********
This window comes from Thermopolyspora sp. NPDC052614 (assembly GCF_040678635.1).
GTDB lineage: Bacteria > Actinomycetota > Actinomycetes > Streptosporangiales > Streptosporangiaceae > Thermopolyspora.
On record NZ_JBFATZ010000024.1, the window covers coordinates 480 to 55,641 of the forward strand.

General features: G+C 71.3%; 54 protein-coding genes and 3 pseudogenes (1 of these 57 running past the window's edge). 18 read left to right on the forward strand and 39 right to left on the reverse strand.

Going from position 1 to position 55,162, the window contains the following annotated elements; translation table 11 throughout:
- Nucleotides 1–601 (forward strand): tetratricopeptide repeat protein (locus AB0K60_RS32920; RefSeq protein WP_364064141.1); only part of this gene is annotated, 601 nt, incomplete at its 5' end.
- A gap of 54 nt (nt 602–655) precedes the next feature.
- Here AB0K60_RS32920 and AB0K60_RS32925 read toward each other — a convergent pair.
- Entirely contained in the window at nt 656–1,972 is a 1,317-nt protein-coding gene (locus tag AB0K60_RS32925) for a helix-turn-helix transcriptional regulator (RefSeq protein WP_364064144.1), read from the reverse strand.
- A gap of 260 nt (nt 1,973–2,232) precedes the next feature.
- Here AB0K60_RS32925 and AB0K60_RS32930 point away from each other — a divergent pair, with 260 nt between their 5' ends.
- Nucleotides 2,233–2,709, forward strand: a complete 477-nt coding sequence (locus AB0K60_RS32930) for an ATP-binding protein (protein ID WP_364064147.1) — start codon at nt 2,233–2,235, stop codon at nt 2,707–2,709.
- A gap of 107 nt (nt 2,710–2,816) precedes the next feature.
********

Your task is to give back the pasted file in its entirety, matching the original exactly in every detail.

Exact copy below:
This window comes from Thermopolyspora sp. NPDC052614 (assembly GCF_040678635.1).
GTDB lineage: Bacteria > Actinomycetota > Actinomycetes > Streptosporangiales > Streptosporangiaceae > Thermopolyspora.
On record NZ_JBFATZ010000024.1, the window covers coordinates 480 to 55,641 of the forward strand.

General features: G+C 71.3%; 54 protein-coding genes and 3 pseudogenes (1 of these 57 running past the window's edge). 18 read left to right on the forward strand and 39 right to left on the reverse strand.

Going from position 1 to position 55,162, the window contains the following annotated elements; translation table 11 throughout:
- Nucleotides 1–601 (forward strand): tetratricopeptide repeat protein (locus AB0K60_RS32920; RefSeq protein WP_364064141.1); only part of this gene is annotated, 601 nt, incomplete at its 5' end.
- A gap of 54 nt (nt 602–655) precedes the next feature.
- Here AB0K60_RS32920 and AB0K60_RS32925 read toward each other — a convergent pair.
- Entirely contained in the window at nt 656–1,972 is a 1,317-nt protein-coding gene (locus tag AB0K60_RS32925) for a helix-turn-helix transcriptional regulator (RefSeq protein WP_364064144.1), read from the reverse strand.
- A gap of 260 nt (nt 1,973–2,232) precedes the next feature.
- Here AB0K60_RS32925 and AB0K60_RS32930 point away from each other — a divergent pair, with 260 nt between their 5' ends.
- Nucleotides 2,233–2,709, forward strand: a complete 477-nt coding sequence (locus AB0K60_RS32930) for an ATP-binding protein (protein ID WP_364064147.1) — start codon at nt 2,233–2,235, stop codon at nt 2,707–2,709.
- A gap of 107 nt (nt 2,710–2,816) precedes the next feature.